Israeli diplomatic staff in Turkey are working from home amid rising security threats over the Temple Mount crisis and Erdogan’s hostility towards the Jewish state.
Israel has closed all diplomatic missions in Turkey as tensions between Ankara and Jerusalem continue to heat up over the ongoing standoff at the Temple Mount.
The foreign ministry instructed staff to work from home. According to unconfirmed reports, the decision to temporarily shutter the embassy in Ankara and the consulate in Istanbul was undertaken as a precaution, rather than in response to a concrete incident at either mission.
The move follows on the heels of Sunday’s stabbing of a security guard at the Israeli embassy in Amman, Jordan, which ended with the assailant and another person shot dead and the diplomatic staff on lockdown inside the embassy compound
It also comes a year after Israel and Turkey signed a reconciliation deal following a six-year diplomatic standoff. Relations between the countries tanked when nine Turkish nationals were killed as they attacked Israeli navy seals enforcing Israel’s naval blockade of the Gaza Strip in May, 2010. Activists on the deck of the Mavi Marmara, one of the ships that participated in the flotilla, attacked the soldiers as they boarded the ship off the Gaza coast; Turkey expelled Israel’s ambassador over the incident and recalled the Turkish ambassador from Tel Aviv.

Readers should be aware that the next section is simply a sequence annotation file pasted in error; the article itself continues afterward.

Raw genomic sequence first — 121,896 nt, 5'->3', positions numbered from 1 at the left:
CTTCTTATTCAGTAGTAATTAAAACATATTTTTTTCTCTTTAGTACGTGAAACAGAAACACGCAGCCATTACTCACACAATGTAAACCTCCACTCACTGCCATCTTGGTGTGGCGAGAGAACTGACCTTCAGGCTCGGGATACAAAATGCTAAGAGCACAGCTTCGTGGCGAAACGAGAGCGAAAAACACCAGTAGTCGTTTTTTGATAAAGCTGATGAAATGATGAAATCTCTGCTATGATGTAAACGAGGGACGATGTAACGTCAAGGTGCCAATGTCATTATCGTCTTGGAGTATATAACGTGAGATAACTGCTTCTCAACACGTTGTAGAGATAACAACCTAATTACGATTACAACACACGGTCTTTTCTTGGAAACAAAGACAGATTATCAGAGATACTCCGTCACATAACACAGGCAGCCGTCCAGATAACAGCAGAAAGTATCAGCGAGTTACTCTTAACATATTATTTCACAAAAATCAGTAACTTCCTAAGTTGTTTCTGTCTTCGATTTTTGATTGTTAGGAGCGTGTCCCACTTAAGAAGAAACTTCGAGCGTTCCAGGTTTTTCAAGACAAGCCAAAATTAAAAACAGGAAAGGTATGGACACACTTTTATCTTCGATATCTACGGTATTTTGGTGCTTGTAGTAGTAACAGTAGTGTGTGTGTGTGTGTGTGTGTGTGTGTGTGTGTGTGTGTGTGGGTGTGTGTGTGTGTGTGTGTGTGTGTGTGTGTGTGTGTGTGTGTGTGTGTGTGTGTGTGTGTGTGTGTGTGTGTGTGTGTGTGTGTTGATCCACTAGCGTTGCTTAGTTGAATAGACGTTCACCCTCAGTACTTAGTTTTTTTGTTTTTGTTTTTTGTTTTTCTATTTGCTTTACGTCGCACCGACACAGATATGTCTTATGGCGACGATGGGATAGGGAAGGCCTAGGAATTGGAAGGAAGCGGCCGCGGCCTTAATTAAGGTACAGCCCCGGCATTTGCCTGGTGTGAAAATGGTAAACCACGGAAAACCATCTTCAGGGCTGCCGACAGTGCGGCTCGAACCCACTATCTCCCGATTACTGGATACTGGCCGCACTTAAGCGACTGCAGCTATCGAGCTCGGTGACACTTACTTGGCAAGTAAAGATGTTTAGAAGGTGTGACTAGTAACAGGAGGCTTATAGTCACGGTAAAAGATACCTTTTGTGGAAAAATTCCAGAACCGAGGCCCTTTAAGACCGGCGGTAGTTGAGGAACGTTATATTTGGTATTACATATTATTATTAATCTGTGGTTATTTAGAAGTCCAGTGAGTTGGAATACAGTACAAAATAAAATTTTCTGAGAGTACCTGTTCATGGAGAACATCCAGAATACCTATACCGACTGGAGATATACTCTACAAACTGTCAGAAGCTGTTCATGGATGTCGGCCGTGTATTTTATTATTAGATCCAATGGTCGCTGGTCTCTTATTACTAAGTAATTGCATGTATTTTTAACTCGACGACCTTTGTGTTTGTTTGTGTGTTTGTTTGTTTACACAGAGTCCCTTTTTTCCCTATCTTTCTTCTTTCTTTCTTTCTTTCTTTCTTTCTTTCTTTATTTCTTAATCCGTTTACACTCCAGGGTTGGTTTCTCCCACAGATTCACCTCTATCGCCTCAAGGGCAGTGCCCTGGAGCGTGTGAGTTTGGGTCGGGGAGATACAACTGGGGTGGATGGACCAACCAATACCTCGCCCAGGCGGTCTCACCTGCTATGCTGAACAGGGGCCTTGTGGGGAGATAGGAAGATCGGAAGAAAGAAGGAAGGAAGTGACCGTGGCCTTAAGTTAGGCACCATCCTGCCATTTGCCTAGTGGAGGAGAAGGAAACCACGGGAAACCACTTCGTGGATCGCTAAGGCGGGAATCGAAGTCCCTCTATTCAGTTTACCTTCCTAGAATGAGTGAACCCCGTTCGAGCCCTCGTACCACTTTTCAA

Last year, Israeli officials had hoped that the reconciliation deal, which included an Israel payment of $20 million in compensation to the victims (technically, a contribution to an international fund) would temper President Recep Tayyip Erdoğan’s venom towards the Jewish state and help repair ties.
However, there has been scant evidence of that happening. In May, Erdoğan asserted that “every day Jerusalem is under ‘occupation” and said that Israeli policy vis-à-vis the Palestinians is “racist and discriminatory,” and last week he warned that Israel should not “expect the Islamic world to passively accept the humiliation of Muslims caused by the new restrictions at the Noble Sanctuary,” using the Arabic term for the holy site, Haram al-Sharif.
By: Andrew Friedman/TPS